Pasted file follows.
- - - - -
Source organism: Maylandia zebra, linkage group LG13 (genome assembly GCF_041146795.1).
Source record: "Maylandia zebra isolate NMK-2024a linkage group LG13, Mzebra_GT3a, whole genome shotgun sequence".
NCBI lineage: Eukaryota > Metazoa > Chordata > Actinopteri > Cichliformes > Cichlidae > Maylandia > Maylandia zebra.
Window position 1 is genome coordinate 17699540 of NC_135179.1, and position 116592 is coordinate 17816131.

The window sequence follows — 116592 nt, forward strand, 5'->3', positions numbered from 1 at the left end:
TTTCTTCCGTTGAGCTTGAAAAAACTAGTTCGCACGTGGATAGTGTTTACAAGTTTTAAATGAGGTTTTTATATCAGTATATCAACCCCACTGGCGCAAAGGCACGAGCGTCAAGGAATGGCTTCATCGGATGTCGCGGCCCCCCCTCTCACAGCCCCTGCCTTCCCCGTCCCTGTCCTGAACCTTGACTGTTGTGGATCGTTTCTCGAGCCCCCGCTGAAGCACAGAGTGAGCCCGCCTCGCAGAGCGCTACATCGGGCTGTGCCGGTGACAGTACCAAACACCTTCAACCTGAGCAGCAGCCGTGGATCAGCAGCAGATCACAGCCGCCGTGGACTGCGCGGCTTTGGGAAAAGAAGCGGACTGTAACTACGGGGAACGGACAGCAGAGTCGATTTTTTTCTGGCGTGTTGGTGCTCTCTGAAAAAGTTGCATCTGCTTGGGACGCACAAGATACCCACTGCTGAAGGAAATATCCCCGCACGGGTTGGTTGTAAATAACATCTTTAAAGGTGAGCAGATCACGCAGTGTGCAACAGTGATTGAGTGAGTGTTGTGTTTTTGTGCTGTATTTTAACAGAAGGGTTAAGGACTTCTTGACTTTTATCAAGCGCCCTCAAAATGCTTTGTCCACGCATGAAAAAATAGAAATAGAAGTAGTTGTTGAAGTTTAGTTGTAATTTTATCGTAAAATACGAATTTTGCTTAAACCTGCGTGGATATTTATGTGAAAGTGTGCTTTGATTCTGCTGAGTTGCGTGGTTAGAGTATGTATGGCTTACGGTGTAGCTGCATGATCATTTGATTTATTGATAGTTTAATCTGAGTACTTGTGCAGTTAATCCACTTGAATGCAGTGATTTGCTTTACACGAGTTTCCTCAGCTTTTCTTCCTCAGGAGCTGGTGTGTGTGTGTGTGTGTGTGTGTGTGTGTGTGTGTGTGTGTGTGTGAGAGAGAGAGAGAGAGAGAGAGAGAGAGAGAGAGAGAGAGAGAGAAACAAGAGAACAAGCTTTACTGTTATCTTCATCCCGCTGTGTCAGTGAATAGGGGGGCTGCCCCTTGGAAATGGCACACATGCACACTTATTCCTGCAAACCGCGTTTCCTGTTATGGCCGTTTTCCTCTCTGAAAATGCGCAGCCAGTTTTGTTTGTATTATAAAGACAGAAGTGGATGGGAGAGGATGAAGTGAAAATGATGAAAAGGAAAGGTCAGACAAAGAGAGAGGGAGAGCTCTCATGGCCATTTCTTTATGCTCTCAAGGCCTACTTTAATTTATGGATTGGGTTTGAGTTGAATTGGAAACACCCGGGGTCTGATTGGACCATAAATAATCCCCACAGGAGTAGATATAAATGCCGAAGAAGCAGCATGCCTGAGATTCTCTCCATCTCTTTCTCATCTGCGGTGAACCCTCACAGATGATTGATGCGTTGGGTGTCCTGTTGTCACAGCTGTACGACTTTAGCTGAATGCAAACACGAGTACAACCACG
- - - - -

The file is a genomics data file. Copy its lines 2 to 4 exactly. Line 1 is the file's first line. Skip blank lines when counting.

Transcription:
Source record: "Maylandia zebra isolate NMK-2024a linkage group LG13, Mzebra_GT3a, whole genome shotgun sequence".
NCBI lineage: Eukaryota > Metazoa > Chordata > Actinopteri > Cichliformes > Cichlidae > Maylandia > Maylandia zebra.
Window position 1 is genome coordinate 17699540 of NC_135179.1, and position 116592 is coordinate 17816131.